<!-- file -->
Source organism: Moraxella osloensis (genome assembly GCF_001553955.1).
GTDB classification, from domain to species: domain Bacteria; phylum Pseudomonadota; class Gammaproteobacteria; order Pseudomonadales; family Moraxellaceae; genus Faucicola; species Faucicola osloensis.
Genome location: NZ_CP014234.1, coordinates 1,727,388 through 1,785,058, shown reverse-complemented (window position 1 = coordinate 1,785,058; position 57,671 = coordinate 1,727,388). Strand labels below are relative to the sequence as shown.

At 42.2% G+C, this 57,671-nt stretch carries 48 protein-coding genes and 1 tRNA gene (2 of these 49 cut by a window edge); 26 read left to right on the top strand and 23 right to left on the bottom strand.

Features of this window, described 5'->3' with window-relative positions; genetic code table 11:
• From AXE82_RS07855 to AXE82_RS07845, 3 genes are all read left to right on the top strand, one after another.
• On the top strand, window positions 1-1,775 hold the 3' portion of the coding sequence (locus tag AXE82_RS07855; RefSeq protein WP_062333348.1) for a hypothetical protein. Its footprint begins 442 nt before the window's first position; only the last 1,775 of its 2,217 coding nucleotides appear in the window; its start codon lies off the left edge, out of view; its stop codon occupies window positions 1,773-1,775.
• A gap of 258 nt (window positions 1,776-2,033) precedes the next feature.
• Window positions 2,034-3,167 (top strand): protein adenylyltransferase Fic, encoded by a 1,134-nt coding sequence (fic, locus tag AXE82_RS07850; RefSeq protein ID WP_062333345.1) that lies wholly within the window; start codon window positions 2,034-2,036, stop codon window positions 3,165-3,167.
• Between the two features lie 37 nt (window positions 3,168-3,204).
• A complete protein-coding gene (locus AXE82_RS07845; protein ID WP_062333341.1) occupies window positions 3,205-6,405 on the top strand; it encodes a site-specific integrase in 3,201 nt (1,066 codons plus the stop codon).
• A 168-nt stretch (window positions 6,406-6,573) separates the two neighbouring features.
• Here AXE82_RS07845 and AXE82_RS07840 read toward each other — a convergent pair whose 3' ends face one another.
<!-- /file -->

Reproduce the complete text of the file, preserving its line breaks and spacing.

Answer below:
Source organism: Moraxella osloensis (genome assembly GCF_001553955.1).
GTDB classification, from domain to species: domain Bacteria; phylum Pseudomonadota; class Gammaproteobacteria; order Pseudomonadales; family Moraxellaceae; genus Faucicola; species Faucicola osloensis.
Genome location: NZ_CP014234.1, coordinates 1,727,388 through 1,785,058, shown reverse-complemented (window position 1 = coordinate 1,785,058; position 57,671 = coordinate 1,727,388). Strand labels below are relative to the sequence as shown.

At 42.2% G+C, this 57,671-nt stretch carries 48 protein-coding genes and 1 tRNA gene (2 of these 49 cut by a window edge); 26 read left to right on the top strand and 23 right to left on the bottom strand.

Features of this window, described 5'->3' with window-relative positions; genetic code table 11:
• From AXE82_RS07855 to AXE82_RS07845, 3 genes are all read left to right on the top strand, one after another.
• On the top strand, window positions 1-1,775 hold the 3' portion of the coding sequence (locus tag AXE82_RS07855; RefSeq protein WP_062333348.1) for a hypothetical protein. Its footprint begins 442 nt before the window's first position; only the last 1,775 of its 2,217 coding nucleotides appear in the window; its start codon lies off the left edge, out of view; its stop codon occupies window positions 1,773-1,775.
• A gap of 258 nt (window positions 1,776-2,033) precedes the next feature.
• Window positions 2,034-3,167 (top strand): protein adenylyltransferase Fic, encoded by a 1,134-nt coding sequence (fic, locus tag AXE82_RS07850; RefSeq protein ID WP_062333345.1) that lies wholly within the window; start codon window positions 2,034-2,036, stop codon window positions 3,165-3,167.
• Between the two features lie 37 nt (window positions 3,168-3,204).
• A complete protein-coding gene (locus AXE82_RS07845; protein ID WP_062333341.1) occupies window positions 3,205-6,405 on the top strand; it encodes a site-specific integrase in 3,201 nt (1,066 codons plus the stop codon).
• A 168-nt stretch (window positions 6,406-6,573) separates the two neighbouring features.
• Here AXE82_RS07845 and AXE82_RS07840 read toward each other — a convergent pair whose 3' ends face one another.